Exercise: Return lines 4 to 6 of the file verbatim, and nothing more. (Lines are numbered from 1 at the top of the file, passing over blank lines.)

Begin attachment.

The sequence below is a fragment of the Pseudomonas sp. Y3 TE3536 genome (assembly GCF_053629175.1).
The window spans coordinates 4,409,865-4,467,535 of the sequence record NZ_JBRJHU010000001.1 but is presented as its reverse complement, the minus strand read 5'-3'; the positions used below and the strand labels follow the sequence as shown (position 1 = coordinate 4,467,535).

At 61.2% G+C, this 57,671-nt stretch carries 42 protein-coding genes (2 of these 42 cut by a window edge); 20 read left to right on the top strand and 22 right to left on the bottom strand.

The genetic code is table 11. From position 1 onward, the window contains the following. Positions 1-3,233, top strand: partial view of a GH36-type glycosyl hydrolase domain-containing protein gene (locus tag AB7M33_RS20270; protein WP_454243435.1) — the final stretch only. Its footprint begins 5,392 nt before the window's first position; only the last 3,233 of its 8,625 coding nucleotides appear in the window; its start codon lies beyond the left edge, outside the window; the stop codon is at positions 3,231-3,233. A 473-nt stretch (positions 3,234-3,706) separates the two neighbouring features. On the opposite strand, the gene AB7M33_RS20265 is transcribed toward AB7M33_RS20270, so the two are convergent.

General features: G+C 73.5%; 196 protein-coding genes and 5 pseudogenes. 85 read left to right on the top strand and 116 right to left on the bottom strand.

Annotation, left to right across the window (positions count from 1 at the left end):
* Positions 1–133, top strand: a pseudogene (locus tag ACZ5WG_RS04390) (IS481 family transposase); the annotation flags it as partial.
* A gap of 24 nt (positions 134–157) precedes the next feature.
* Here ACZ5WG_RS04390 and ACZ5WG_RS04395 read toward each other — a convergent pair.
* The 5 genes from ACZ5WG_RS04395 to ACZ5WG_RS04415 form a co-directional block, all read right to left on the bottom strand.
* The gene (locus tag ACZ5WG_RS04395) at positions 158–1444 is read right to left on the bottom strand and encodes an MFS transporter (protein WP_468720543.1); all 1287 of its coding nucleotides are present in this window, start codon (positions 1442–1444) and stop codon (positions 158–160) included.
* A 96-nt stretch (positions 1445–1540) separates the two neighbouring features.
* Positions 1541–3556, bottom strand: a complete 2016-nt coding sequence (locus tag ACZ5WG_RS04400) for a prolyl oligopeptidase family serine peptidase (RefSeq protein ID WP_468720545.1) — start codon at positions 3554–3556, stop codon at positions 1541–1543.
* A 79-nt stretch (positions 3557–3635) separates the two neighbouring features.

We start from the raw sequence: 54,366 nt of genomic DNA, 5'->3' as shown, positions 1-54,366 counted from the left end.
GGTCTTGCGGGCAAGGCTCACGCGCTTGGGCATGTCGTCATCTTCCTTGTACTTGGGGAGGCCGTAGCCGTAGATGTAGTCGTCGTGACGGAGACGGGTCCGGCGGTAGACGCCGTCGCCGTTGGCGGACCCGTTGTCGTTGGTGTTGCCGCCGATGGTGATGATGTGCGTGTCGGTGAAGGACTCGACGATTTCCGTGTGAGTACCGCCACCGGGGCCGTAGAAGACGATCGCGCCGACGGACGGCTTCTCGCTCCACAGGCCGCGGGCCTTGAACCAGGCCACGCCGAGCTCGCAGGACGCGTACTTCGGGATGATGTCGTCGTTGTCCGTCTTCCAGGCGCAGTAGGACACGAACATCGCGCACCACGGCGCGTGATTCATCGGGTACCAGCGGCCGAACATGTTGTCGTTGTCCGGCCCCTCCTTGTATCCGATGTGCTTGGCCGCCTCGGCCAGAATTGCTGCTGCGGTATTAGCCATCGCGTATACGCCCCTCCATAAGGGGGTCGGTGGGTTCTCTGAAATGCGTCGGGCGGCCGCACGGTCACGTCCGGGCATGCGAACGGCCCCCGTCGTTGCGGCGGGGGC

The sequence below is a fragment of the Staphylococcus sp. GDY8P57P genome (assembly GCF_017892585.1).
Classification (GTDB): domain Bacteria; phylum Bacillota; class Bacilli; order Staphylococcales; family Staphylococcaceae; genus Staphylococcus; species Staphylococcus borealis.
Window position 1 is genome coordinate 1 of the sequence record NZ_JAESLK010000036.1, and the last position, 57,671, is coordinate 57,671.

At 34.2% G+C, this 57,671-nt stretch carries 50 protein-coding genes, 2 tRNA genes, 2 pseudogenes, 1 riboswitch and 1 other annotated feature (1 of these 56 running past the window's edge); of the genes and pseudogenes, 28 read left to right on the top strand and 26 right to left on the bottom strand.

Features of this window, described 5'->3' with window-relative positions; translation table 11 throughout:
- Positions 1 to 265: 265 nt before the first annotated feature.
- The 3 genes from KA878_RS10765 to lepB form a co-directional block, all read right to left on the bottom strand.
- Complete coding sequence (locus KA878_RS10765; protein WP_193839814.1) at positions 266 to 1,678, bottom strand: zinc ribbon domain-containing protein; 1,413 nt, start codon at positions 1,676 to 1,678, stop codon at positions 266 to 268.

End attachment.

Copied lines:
The genetic code is table 11. From position 1 onward, the window contains the following. Positions 1-3,233, top strand: partial view of a GH36-type glycosyl hydrolase domain-containing protein gene (locus tag AB7M33_RS20270; protein WP_454243435.1) — the final stretch only. Its footprint begins 5,392 nt before the window's first position; only the last 3,233 of its 8,625 coding nucleotides appear in the window; its start codon lies beyond the left edge, outside the window; the stop codon is at positions 3,231-3,233. A 473-nt stretch (positions 3,234-3,706) separates the two neighbouring features. On the opposite strand, the gene AB7M33_RS20265 is transcribed toward AB7M33_RS20270, so the two are convergent.

General features: G+C 73.5%; 196 protein-coding genes and 5 pseudogenes. 85 read left to right on the top strand and 116 right to left on the bottom strand.

Annotation, left to right across the window (positions count from 1 at the left end):